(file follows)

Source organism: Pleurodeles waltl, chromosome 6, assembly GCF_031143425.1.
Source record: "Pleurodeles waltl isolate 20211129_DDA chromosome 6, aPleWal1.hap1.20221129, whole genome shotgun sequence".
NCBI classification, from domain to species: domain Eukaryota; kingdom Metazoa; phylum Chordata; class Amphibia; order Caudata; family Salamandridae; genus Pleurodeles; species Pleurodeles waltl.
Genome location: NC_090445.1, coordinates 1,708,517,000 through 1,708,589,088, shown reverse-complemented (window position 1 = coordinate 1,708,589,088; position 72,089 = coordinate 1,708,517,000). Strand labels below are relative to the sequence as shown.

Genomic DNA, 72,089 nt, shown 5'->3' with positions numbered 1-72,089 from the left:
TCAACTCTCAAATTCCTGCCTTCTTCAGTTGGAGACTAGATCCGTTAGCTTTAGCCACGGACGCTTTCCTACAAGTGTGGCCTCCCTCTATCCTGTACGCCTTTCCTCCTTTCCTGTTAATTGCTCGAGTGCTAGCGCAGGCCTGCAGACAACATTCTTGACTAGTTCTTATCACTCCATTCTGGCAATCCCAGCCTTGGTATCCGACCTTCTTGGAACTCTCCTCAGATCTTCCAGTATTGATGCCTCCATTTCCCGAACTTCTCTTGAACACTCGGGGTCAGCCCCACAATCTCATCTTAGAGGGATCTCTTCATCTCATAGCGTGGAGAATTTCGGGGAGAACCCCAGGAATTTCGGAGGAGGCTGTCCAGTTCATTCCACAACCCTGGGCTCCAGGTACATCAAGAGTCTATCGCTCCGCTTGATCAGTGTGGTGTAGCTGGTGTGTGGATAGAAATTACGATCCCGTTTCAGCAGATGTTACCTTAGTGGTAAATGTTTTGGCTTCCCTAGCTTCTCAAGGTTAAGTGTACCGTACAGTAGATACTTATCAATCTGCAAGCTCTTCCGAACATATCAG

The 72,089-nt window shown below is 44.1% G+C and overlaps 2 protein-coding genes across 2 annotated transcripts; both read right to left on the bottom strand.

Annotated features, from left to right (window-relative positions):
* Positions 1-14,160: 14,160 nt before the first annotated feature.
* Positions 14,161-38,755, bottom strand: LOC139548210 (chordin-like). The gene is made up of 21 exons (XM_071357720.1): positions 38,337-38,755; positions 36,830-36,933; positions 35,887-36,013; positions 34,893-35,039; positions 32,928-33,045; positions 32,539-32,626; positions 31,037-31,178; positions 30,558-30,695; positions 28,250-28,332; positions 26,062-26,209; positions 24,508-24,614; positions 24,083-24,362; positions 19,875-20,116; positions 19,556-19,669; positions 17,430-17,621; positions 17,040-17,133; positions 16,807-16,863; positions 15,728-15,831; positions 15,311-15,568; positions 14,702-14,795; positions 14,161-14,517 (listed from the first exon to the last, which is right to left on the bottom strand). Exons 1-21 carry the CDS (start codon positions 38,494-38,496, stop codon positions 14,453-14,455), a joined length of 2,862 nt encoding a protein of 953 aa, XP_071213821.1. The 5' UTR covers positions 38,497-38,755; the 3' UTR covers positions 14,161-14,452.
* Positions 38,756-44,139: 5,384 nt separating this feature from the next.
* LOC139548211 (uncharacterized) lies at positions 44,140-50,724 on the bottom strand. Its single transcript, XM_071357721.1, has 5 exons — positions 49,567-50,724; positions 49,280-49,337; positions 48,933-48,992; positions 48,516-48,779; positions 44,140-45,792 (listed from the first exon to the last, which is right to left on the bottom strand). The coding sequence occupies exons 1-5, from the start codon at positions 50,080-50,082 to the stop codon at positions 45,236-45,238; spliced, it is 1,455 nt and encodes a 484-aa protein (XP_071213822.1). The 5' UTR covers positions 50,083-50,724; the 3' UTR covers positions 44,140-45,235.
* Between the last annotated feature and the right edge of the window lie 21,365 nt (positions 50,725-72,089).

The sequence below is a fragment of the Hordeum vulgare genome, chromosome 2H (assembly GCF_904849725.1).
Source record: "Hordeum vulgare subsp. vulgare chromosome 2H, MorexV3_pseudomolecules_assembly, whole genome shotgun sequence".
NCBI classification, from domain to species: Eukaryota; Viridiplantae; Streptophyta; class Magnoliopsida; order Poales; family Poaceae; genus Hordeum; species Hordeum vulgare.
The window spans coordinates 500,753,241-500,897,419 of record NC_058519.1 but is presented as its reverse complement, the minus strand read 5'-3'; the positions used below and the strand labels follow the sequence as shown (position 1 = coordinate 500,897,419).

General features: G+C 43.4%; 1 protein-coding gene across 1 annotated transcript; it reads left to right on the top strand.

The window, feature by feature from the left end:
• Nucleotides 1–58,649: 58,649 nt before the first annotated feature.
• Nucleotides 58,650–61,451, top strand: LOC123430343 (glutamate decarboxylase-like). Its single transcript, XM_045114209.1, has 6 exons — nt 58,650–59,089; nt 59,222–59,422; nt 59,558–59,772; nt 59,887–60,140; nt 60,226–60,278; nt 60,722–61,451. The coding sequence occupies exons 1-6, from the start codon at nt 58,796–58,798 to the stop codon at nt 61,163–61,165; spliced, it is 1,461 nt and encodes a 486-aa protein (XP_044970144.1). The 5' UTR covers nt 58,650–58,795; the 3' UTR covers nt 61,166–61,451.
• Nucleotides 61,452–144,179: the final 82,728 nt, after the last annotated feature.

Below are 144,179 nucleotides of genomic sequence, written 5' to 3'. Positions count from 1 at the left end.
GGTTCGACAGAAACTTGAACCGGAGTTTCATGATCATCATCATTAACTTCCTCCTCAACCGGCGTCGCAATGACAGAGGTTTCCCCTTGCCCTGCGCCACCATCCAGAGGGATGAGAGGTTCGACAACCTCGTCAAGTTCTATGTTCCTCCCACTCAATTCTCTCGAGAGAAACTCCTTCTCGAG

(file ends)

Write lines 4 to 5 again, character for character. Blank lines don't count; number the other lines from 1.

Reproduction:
Genome location: NC_090445.1, coordinates 1,708,517,000 through 1,708,589,088, shown reverse-complemented (window position 1 = coordinate 1,708,589,088; position 72,089 = coordinate 1,708,517,000). Strand labels below are relative to the sequence as shown.

Genomic DNA, 72,089 nt, shown 5'->3' with positions numbered 1-72,089 from the left: